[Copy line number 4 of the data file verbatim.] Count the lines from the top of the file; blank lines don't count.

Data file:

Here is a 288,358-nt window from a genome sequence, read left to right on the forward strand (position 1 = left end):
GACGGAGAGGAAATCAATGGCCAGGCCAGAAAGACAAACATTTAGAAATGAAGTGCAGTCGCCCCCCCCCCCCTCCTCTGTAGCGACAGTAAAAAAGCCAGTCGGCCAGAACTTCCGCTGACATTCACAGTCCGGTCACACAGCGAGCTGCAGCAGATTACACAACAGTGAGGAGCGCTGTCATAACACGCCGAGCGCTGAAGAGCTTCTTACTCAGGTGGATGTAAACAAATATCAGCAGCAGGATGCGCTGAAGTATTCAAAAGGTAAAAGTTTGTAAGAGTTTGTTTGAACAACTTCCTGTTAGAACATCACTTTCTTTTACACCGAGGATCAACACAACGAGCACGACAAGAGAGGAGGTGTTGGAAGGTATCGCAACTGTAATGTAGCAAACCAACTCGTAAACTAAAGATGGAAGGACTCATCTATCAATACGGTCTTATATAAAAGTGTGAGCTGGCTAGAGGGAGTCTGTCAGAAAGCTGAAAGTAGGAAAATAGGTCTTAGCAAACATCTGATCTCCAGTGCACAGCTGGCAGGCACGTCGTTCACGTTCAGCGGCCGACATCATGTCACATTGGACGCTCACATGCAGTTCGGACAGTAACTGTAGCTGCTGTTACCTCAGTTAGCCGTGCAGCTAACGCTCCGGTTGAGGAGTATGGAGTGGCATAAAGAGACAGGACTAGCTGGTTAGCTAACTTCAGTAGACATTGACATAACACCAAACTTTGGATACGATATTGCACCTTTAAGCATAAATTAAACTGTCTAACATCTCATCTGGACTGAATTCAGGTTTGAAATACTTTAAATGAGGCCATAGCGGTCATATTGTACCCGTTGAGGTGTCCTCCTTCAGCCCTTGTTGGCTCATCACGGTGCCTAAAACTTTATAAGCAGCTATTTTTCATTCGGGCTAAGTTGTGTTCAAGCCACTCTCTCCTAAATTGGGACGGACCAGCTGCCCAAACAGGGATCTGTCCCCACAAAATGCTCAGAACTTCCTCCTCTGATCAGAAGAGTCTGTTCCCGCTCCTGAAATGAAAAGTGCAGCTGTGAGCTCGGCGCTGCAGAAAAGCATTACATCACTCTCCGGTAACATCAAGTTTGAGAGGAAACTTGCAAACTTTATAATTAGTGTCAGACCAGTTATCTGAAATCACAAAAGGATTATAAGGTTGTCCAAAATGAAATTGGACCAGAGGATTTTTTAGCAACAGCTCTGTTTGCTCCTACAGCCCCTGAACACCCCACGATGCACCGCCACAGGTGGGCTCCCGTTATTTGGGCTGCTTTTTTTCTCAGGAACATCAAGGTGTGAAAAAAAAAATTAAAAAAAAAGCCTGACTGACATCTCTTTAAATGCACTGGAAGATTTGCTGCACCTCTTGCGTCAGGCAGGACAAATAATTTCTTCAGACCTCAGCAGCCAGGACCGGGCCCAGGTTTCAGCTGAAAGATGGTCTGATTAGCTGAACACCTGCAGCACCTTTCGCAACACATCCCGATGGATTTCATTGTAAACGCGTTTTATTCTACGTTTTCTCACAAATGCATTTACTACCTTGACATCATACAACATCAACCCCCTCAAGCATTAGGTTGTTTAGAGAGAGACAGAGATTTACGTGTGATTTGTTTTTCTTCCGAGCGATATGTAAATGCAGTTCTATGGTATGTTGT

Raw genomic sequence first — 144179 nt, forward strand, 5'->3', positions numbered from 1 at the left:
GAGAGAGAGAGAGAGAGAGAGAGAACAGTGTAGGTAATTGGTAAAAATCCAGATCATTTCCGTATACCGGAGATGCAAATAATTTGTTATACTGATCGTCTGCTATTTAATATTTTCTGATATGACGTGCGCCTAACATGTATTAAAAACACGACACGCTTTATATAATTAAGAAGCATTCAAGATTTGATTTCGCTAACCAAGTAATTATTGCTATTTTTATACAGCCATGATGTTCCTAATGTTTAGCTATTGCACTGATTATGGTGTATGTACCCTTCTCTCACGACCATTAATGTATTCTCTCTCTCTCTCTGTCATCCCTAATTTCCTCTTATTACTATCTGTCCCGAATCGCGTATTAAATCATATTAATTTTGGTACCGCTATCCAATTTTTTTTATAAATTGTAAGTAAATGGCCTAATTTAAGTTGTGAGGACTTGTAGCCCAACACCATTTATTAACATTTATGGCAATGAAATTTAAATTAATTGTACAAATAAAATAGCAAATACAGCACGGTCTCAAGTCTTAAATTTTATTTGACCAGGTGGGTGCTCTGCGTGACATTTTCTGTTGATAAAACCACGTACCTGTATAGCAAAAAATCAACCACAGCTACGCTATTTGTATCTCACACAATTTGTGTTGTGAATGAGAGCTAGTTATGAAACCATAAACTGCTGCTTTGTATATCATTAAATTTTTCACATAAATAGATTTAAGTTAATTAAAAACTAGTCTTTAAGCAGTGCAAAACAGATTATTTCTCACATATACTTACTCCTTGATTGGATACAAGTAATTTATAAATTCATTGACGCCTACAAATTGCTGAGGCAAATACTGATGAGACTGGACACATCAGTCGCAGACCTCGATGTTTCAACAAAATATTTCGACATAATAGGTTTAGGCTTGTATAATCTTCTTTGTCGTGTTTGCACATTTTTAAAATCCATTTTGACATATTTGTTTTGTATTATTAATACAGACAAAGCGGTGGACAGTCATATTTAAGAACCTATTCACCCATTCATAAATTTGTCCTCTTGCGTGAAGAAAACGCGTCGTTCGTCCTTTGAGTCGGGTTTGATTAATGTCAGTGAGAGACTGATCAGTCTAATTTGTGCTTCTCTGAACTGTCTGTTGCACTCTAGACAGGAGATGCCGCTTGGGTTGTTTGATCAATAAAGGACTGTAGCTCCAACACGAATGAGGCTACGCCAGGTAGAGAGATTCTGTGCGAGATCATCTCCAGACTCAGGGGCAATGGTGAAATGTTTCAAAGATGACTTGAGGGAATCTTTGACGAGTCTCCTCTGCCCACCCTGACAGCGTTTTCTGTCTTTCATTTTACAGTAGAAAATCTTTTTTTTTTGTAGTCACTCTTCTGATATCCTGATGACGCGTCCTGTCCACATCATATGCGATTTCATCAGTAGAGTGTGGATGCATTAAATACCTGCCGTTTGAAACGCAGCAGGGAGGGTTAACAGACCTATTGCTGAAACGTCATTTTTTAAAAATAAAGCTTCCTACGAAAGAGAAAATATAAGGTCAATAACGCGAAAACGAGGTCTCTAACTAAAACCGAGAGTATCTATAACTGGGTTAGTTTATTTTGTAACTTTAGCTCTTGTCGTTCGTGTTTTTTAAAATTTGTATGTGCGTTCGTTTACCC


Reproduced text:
GAGAGAGAGAGAGAGAGAGAGAGAACAGTGTAGGTAATTGGTAAAAATCCAGATCATTTCCGTATACCGGAGATGCAAATAATTTGTTATACTGATCGTCTGCTATTTAATATTTTCTGATATGACGTGCGCCTAACATGTATTAAAAACACGACACGCTTTATATAATTAAGAAGCATTCAAGATTTGATTTCGCTAACCAAGTAATTATTGCTATTTTTATACAGCCATGATGTTCCTAATGTTTAGCTATTGCACTGATTATGGTGTATGTACCCTTCTCTCACGACCATTAATGTATTCTCTCTCTCTCTCTGTCATCCCTAATTTCCTCTTATTACTATCTGTCCCGAATCGCGTATTAAATCATATTAATTTTGGTACCGCTATCCAATTTTTTTTATAAATTGTAAGTAAATGGCCTAATTTAAGTTGTGAGGACTTGTAGCCCAACACCATTTATTAACATTTATGGCAATGAAATTTAAATTAATTGTACAAATAAAATAGCAAATACAGCACGGTCTCAAGTCTTAAATTTTATTTGACCAGGTGGGTGCTCTGCGTGACATTTTCTGTTGATAAAACCACGTACCTGTATAGCAAAAAATCAACCACAGCTACGCTATTTGTATCTCACACAATTTGTGTTGTGAATGAGAGCTAGTTATGAAACCATAAACTGCTGCTTTGTATATCATTAAATTTTTCACATAAATAGATTTAAGTTAATTAAAAACTAGTCTTTAAGCAGTGCAAAACAGATTATTTCTCACATATACTTACTCCTTGATTGGATACAAGTAATTTATAAATTCATTGACGCCTACAAATTGCTGAGGCAAATACTGATGAGACTGGACACATCAGTCGCAGACCTCGATGTTTCAACAAAATATTTCGACATAATAGGTTTAGGCTTGTATAATCTTCTTTGTCGTGTTTGCACATTTTTAAAATCCATTTTGACATATTTGTTTTGTATTATTAATACAGACAAAGCGGTGGACAGTCATATTTAAGAACCTATTCACCCATTCATAAATTTGTCCTCTTGCGTGAAGAAAACGCGTCGTTCGTCCTTTGAGTCGGGTTTGATTAATGTCAGTGAGAGACTGATCAGTCTAATTTGTGCTTCTCTGAACTGTCTGTTGCACTCTAGACAGGAGATGCCGCTTGGGTTGTTTGATCAATAAAGGACTGTAGCTCCAACACGAATGAGGCTACGCCAGGTAGAGAGATTCTGTGCGAGATCATCTCCAGACTCAGGGGCAATGGTGAAATGTTTCAAAGATGACTTGAGGGAATCTTTGACGAGTCTCCTCTGCCCACCCTGACAGCGTTTTCTGTCTTTCATTTTACAGTAGAAAATCTTTTTTTTTTGTAGTCACTCTTCTGATATCCTGATGACGCGTCCTGTCCACATCATATGCGATTTCATCAGTAGAGTGTGGATGCATTAAATACCTGCCGTTTGAAACGCAGCAGGGAGGGTTAACAGACCTATTGCTGAAACGTCATTTTTTAAAAATAAAGCTTCCTACGAAAGAGAAAATATAAGGTCAATAACGCGAAAACGAGGTCTCTAACTAAAACCGAGAGTATCTATAACTGGGTTAGTTTATTTTGTAACTTTAGCTCTTGTCGTTCGTGTTTTTTAAAATTTGTATGTGCGTTCGTTTACCC